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Why The GAA's Current Plan For A 'B' Championship Is A Waste Of Time

Why The GAA's Current Plan For A 'B' Championship Is A Waste Of Time
Conor Neville
By Conor Neville
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Last year's televised game between Dublin and Longford was regarded in many circles as a watershed moment. The consensus was that here was the game which discredited once and for all the notion that Longford should be playing Dublin in the championship.

The qualifier system, which had served the championship well for fifteen years, had gone stale. It no longer suited a game in which the elite had pulled away so decisively from the rest.

For a time last summer, barely a week went by when a columnist or an ex-player wasn't devising their alternative championship format in a national newspaper.

Doing away with provincial system. Making the League the primary competition. Linking the League to the championship...  The phrase 'Champions League format' became the cliche of mass destruction.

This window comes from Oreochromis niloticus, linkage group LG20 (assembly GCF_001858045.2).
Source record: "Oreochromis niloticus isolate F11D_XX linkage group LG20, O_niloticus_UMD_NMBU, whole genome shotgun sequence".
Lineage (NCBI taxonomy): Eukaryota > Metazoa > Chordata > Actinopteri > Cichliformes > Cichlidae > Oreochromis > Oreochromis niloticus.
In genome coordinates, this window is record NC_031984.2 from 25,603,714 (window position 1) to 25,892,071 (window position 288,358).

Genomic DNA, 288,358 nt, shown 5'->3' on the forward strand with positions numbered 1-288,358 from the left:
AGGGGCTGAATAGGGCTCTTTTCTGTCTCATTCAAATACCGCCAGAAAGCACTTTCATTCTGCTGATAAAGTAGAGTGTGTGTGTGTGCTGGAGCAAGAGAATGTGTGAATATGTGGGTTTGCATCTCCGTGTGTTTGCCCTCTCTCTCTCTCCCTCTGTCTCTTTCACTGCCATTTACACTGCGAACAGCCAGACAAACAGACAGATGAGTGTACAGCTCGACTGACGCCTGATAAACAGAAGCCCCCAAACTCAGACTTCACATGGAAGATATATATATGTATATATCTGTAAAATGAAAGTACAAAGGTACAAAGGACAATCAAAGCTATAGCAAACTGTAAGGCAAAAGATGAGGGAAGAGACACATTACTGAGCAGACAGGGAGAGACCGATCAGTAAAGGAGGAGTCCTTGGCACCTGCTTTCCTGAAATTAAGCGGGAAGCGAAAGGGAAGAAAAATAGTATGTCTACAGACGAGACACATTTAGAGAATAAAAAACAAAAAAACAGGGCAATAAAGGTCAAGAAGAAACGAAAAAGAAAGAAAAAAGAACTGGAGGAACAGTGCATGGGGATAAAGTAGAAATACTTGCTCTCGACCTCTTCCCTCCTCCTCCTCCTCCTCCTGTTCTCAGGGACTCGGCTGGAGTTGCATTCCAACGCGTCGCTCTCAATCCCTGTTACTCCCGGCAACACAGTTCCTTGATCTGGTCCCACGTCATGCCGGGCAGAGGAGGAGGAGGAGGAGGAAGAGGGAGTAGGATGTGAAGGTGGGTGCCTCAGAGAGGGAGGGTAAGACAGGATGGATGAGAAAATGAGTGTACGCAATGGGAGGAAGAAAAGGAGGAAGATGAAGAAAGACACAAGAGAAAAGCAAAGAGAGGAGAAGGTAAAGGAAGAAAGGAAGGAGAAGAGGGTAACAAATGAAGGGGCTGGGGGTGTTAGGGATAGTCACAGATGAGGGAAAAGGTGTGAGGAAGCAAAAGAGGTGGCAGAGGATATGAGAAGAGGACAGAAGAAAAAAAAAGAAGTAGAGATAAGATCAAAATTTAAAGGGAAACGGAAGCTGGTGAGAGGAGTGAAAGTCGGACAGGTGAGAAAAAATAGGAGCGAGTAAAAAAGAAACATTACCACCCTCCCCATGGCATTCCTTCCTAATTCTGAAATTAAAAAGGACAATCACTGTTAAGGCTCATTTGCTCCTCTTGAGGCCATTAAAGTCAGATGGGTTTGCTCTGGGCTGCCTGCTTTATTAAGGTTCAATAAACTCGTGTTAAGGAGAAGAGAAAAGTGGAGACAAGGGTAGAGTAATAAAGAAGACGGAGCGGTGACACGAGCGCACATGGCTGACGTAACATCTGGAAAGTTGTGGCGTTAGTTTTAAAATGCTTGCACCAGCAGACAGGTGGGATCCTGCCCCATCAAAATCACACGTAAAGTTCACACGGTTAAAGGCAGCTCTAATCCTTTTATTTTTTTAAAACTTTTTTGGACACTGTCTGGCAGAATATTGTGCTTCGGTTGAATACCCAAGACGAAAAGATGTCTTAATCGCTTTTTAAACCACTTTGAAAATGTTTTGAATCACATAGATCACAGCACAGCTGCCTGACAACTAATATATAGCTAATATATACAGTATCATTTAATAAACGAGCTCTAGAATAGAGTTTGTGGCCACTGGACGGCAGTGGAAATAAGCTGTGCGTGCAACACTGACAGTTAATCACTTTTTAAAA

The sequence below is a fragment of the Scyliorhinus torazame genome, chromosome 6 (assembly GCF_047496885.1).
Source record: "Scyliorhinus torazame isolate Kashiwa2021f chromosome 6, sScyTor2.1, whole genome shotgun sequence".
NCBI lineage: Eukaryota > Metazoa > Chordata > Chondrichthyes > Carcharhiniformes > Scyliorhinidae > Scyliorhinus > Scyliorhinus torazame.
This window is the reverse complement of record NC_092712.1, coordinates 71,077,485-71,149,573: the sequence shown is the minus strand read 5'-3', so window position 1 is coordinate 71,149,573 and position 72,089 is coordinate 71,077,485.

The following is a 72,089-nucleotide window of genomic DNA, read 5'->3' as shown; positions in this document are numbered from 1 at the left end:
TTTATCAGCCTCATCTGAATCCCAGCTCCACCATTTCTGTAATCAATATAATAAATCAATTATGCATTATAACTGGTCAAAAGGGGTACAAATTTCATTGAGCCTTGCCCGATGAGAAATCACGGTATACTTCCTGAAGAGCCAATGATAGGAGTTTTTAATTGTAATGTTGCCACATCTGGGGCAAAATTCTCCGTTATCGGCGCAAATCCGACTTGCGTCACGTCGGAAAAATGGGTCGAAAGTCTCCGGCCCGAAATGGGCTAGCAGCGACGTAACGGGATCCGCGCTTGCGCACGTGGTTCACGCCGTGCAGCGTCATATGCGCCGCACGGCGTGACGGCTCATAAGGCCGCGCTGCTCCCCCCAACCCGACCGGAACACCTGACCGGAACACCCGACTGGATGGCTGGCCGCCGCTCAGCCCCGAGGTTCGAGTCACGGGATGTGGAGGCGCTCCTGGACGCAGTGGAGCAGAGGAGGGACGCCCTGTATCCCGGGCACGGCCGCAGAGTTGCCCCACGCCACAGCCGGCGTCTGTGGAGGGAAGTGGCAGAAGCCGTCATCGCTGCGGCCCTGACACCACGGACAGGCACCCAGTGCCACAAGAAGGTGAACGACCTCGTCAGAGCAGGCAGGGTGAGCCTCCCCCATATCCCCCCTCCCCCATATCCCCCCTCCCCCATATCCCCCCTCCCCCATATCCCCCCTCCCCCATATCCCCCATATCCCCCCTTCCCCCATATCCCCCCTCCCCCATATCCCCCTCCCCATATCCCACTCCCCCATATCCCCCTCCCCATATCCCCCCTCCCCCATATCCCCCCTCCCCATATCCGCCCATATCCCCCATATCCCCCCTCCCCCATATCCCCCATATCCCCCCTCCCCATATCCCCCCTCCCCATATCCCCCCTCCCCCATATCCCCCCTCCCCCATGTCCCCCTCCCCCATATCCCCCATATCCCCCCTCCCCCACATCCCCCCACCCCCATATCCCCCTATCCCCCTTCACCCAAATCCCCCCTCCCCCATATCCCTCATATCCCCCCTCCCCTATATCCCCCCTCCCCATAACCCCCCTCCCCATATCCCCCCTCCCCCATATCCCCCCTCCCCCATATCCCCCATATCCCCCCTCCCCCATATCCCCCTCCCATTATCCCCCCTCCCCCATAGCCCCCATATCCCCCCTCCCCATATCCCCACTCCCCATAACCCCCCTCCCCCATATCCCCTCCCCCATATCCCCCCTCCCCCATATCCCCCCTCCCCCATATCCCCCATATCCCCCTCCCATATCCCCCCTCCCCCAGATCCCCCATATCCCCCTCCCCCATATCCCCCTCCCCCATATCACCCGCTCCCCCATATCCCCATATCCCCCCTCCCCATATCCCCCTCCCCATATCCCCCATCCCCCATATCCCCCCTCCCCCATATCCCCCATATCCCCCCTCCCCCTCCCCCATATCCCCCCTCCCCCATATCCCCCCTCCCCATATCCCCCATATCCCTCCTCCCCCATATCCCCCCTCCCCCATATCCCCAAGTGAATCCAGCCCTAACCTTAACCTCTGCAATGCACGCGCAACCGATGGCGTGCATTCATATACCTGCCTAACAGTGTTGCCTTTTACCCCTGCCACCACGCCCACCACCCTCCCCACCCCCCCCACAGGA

The most imaginative and ingenious of these was Jim McGuinness's suggestion that the championship be split into two groups of sixteen from July onwards. The top sixteen would compete for the Sam Maguire, while the bottom sixteen would compete for the proposed 'Paidi O'Sé Cup', a properly promoted and respected second tier competition.

Whether one entered the Sam Maguire or the Paidi O'Sé would be determined by a mixture of League position and provincial championship performances.

Entry to the Sam Maguire would be dependent on whether one would be in Division 1 and Division 2 for the following season (meaning that promotion and relegation clashes in Divisions 2 and 3 would be particularly tasty) but places would be also reserved for the four provincial winners. In the rare event that a provincial champion would emerge from Divisions 3 and 4 that would be tough luck on the team who lost the Division 3 League Final.


It was far superior to the relatively colourless Champions League style model favoured by the GPA.

With all these alternative systems in the air, the GAA have hit upon the rather underwhelming idea of simply reviving the Tommy Murphy Cup, possibly renamed the 'All-Ireland 'B' Championship or Paidi O' Sé Cup (possibly on account of the fact that the name 'Tommy Murphy' means less to modern footballers).